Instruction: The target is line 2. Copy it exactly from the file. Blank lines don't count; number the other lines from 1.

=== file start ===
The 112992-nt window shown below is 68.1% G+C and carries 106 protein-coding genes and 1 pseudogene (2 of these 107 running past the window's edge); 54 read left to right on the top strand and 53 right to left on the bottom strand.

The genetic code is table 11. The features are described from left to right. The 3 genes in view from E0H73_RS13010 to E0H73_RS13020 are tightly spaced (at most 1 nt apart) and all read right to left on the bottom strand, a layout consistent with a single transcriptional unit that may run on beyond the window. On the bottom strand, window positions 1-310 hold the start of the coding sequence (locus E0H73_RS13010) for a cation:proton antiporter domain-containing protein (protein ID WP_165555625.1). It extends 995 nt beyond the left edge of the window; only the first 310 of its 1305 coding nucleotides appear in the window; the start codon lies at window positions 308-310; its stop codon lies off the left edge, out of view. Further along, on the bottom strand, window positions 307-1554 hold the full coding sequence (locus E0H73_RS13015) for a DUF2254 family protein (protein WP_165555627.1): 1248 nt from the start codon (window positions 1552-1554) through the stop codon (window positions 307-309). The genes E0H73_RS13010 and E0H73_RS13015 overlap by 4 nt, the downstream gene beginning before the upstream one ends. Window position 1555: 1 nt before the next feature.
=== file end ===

The genetic code is table 11. The features are described from left to right. The 3 genes in view from E0H73_RS13010 to E0H73_RS13020 are tightly spaced (at most 1 nt apart) and all read right to left on the bottom strand, a layout consistent with a single transcriptional unit that may run on beyond the window. On the bottom strand, window positions 1-310 hold the start of the coding sequence (locus E0H73_RS13010) for a cation:proton antiporter domain-containing protein (protein ID WP_165555625.1). It extends 995 nt beyond the left edge of the window; only the first 310 of its 1305 coding nucleotides appear in the window; the start codon lies at window positions 308-310; its stop codon lies off the left edge, out of view. Further along, on the bottom strand, window positions 307-1554 hold the full coding sequence (locus E0H73_RS13015) for a DUF2254 family protein (protein WP_165555627.1): 1248 nt from the start codon (window positions 1552-1554) through the stop codon (window positions 307-309). The genes E0H73_RS13010 and E0H73_RS13015 overlap by 4 nt, the downstream gene beginning before the upstream one ends. Window position 1555: 1 nt before the next feature.